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Friday, December 30, 2011

If you had to describe 2011 in three pictures...

...what would those be?

That was the exercise with which I challenged myself last year here on the blog, and I thought it would be fun to repeat it now that 2011 is nearing the end. I carefully sifted through this year's photo collection for inspiration, and, like the last time around, picked the images that are not necessarily technically the best, but most illustrating.

From 1950s

2011 was a good year for me, the best in a while by far. What made it so great were friends, old and new. When I came to Geneva last summer I had one friend living here and one acquaintance who was about to move to another country. With a little bit of luck and quite a bit of enthusiasm, I managed to meet a whole bunch of smart and interesting people very quickly. With the passage of time and a little bit more of salt eaten together, as we would say back home, some of those new relationships evolved into really strong friendships, making this a wonderful year. I hope 2012 will be the year of friendships as much as or more than 2011 has been.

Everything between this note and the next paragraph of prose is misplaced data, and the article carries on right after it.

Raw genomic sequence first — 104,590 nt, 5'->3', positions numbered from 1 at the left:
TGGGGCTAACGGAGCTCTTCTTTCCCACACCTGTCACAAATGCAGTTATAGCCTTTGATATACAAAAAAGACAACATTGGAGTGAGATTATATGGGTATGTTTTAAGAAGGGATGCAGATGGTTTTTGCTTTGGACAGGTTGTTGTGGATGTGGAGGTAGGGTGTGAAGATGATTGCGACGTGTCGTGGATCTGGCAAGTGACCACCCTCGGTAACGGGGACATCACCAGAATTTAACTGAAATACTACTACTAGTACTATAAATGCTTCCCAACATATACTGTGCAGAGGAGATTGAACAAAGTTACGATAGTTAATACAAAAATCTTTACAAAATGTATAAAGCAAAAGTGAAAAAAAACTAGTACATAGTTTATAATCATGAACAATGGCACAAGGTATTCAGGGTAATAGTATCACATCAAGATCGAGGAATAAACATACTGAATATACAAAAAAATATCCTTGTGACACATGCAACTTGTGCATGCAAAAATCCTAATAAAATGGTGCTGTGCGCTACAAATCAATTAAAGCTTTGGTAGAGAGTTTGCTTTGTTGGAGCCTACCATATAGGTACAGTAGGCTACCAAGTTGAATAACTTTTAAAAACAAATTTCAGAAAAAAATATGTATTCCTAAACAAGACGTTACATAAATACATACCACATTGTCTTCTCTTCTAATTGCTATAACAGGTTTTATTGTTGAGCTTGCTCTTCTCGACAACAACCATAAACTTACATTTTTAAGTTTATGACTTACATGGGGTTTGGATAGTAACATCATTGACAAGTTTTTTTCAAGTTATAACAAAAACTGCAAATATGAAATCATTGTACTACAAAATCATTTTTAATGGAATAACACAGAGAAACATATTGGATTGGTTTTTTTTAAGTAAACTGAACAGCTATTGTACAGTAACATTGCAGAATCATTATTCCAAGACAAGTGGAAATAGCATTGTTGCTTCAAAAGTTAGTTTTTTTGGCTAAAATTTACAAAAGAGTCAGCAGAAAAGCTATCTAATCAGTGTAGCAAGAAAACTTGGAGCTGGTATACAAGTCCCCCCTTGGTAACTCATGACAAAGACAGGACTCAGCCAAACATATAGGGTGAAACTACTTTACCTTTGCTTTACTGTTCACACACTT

Lajoux, Jura

One of the best things about living in Geneva--if not the best--is its proximity to beautiful nature. You can just hop on the bike and in twenty minutes you are riding on country roads, through forests and picturesque villages, in a completely different world. 2011 was the year of many a great bike ride and beginning to explore the Jura with its amazing potential for walks, hikes and, of course, skiing.

Lisbon balcony
2011 was also, in many ways, the year of the esprit du sud. It all began with that long awaited visit to Lisbon, the city that forever mesmerized me and planted a seed of longing for the south. The stay in Portugal was brief, but the torch passed to fado, salsa and tango so that the sourthern sun could continue to shine, warming even the grayest winter days. "Te quiero, Sur"...

Tuesday, December 6, 2011

Vuelvo al Sur